The Life Mask
The life mask of Dolley Madison was taken from a plaster mold of her head created by John Henri Isaac Browere in 1825. “John Henri Isaac Browere (1790–1834) was an artist in New York in the early 19th century. He created life masks of Thomas Jefferson, Gilbert Stuart, Lafayette, John Quincy Adams, Edwin Forrest, Issac Van Wart, John Paulding, David Williams and other notables.”1
Source: Cheryl Daniel. Special thanks to Fenimore Art Museum, Cooperstown N.Y.
Dorothea Payne…….Mrs. Madison
“‘JIMMY’ MADISON and his wife ‘Dolly’ were prominent characters in social as well as in public life. He early made a name for himself by his knowledge of constitutional law, and acquired fame by the practical use he made of his knowledge, in the creation of the Constitution of the United States, and in its interpretation in the celebrated letters of the “Federalist.” With the close of Washington’s administration Madison determined to retire to private life, but shortly before this he met the coy North Carolina Quakeress, Dorothea Payne. She was at the time the young widow of John Todd, to whom she had been married not quite a year, and Madison made her his wife.
James Madison was born in 1751 and Dorothea Payne in 1768, but the score and one years’ difference in their ages did not prevent them from enjoying a married life of two score and two years of unclouded happiness. Madison died in 1836, and was survived by Mrs. Madison for thirteen years.
Madison’s temperament, like that of his young bride, was tuned to too high a pitch to be contented with quietness after the excitement incident to his earlier career. Therefore his retirement, like stage farewells, was only temporary, and he became afterward the fourth President of the United States. As we have seen, it was Madison who brought Browere to the notice of Jefferson, and Browere was commended to Madison in the following letter from General Jacob Brown, the land hero of the war of 1812, and later Commander-in-chief of the Army of the United States:
Washington City, Oct. 1st, 1825.
My Dear Sir:
Mr. Browere waits on you and Mrs. Madison with the expectation of being permitted to take your portrait busts from the life. As I have a sincere regard for him as a gentleman and a scholar, and great confidence in his skill as an artist (he having made two busts of myself), in the art which he is cultivating, I name him to you with much pleasure as being worthy of your encouragement and patronage. I am interested in having Mr. Browere take your likeness, for I have long been desirous to obtain a perfect one of you. From what I have seen and heard of Mr. Browere’s efforts to copy nature, I hope to receive from his hands that desideratum in a faithful facsimile of my esteemed friend ex-President Madison. Be pleased to present my most respectful regards to Mrs. Madison, and believe me always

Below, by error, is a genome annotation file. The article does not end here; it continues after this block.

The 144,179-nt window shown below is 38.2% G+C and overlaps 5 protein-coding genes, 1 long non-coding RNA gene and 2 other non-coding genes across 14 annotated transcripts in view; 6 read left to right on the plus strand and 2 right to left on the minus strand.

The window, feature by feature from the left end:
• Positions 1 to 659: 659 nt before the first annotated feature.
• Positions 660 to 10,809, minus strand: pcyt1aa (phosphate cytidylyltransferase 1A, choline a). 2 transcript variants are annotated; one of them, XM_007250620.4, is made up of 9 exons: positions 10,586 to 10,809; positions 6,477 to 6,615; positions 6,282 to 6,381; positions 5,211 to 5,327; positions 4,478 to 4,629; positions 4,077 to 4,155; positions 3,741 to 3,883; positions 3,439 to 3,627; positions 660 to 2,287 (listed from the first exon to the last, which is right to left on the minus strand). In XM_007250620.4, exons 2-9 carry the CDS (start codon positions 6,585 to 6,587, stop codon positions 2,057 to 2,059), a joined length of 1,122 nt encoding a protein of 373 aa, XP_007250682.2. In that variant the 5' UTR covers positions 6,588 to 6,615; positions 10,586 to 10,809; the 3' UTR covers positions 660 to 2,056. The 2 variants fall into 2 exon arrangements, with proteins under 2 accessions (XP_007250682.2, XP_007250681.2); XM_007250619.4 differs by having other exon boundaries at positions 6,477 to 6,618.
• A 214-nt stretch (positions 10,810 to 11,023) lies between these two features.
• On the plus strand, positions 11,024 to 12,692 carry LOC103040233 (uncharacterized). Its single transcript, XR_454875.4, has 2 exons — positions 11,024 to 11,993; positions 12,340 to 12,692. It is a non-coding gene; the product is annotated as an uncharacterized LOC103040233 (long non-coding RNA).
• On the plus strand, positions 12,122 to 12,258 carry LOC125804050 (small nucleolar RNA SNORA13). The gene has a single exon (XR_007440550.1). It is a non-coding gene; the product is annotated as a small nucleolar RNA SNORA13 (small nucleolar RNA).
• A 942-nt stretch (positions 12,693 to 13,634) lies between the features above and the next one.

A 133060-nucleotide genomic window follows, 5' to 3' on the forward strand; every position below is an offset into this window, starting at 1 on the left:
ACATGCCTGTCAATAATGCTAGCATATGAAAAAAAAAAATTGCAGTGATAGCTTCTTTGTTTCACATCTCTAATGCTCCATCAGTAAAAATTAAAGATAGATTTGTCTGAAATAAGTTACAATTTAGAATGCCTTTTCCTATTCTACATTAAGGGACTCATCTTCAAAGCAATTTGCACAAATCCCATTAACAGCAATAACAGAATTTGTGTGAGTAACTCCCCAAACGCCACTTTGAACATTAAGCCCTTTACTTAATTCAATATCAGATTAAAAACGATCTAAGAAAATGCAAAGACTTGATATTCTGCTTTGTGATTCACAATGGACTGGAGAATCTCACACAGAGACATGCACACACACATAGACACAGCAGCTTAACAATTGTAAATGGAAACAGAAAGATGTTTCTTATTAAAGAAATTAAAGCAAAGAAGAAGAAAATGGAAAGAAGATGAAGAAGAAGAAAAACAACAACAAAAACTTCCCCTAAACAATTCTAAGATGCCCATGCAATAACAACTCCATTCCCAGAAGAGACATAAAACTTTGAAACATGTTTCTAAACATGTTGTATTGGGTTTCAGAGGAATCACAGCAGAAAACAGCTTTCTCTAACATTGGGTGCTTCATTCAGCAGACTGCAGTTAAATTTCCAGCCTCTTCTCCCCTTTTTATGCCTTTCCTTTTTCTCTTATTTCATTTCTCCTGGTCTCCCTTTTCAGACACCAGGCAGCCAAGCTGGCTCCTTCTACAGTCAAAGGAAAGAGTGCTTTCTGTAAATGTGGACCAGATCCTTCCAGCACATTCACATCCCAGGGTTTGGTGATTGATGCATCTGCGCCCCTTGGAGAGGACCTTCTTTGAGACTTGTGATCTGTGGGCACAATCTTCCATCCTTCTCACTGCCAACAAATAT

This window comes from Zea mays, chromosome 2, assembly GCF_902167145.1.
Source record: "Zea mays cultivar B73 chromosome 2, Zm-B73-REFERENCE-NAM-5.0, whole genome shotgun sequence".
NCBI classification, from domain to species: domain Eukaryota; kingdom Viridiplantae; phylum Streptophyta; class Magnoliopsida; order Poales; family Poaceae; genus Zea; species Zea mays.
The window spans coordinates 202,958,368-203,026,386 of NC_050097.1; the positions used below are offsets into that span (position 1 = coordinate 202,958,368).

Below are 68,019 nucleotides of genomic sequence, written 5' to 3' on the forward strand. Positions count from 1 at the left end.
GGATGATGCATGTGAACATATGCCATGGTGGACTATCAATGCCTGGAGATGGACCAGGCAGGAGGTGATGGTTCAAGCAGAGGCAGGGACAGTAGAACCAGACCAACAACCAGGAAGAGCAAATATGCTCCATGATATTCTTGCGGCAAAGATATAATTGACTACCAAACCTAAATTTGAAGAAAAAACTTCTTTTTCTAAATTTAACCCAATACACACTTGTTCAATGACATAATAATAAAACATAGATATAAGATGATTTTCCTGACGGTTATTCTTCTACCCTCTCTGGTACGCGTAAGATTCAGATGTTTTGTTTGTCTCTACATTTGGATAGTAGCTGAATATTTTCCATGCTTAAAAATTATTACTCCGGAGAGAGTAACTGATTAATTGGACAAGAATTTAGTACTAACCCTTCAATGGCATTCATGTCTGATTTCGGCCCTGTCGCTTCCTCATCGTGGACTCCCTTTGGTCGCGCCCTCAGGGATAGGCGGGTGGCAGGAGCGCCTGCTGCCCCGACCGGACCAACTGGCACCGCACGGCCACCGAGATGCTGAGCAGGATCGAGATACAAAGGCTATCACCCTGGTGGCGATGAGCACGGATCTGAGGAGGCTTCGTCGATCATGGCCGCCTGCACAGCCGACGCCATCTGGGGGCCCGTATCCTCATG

Your most devoted friend,
Photoshop reconstruction of the life mask of Dolley Madison.
From this introduction Browere seems to have gained the friendship of Mr. and Mrs. Madison, who took more than an ordinary interest in the artist and his family. They were on terms of familiar intercourse, and an infant, born to Mrs. Browere, July 3, 1826, was, by Mrs. Madison’s permission, named for her. Some years later this child accompanied her parents on an extended visit to Montpelier.
That Madison was satisfied with the result of Browere’s skill is shown by the following:
Per request of Mr. Browere, busts of myself and of my wife, regarded as exact likenesses, have been executed by him in plaister, being casts made from the moulds formed on our persons, of which this certificate is given under my hand at Montpelier, 19, October, 1825.
Mr. and Mrs. Madison each submitted to Browere’s process a second time, which is sufficient evidence that the ordeal was not severe and hazardous. The bust of Madison is very fine in character and expression, but that of Mrs. Madison is of particular interest, as being the only woman’s face handed down to us by Browere. Her great beauty has been heralded by more than one voice and one pen, but not one of the many portraits that we have of her, from that painted by Gilbert Stuart, aged about thirty, to the one drawn by Mr. Eastman Johnson, shortly before her death, sustains the verbal verdict of her admirers; and now the life mask by Browere would seem to settle the question of her beauty in the negative.
‘Dolley’ Madison was in her fifty and third year when Browere made his mask of her face, and she lived on for a quarter century. She has always been surrounded by an atmosphere of personal interest, not so much for what she was as for what she was supposed to be. She doubtless possessed a charm of manner that made her a most attractive hostess at the White House during her reign of eight years, in which particular she shares the laurels with the winsome wife of Mr. Cleveland.”2
Based upon their life masks, Dolley and James Madison standing in the drawing room at their Montpelier home in Orange County, Virginia.
Below are images showing the reconstructed life mask of Dolley at age 53 with known photographs of her at age 80 and paintings of her later in life.
Life mask, photographs and painted portraits of Dolley Madison.
Sources & References:
1John Henri Isaac Browere. Wikipedia, Wikimedia Foundation, 1 May 2020, https://en.wikipedia.org/wiki/John_Henri_Isaac_Browere
2Charles Henry Hart. “The Project Gutenberg EBook of Browere’s Life Masks of Great Americans” Doubleday & McClure Co., 1899 https://www.gutenberg.org/files/51890/51890-h/51890-h.htm (Public Domain)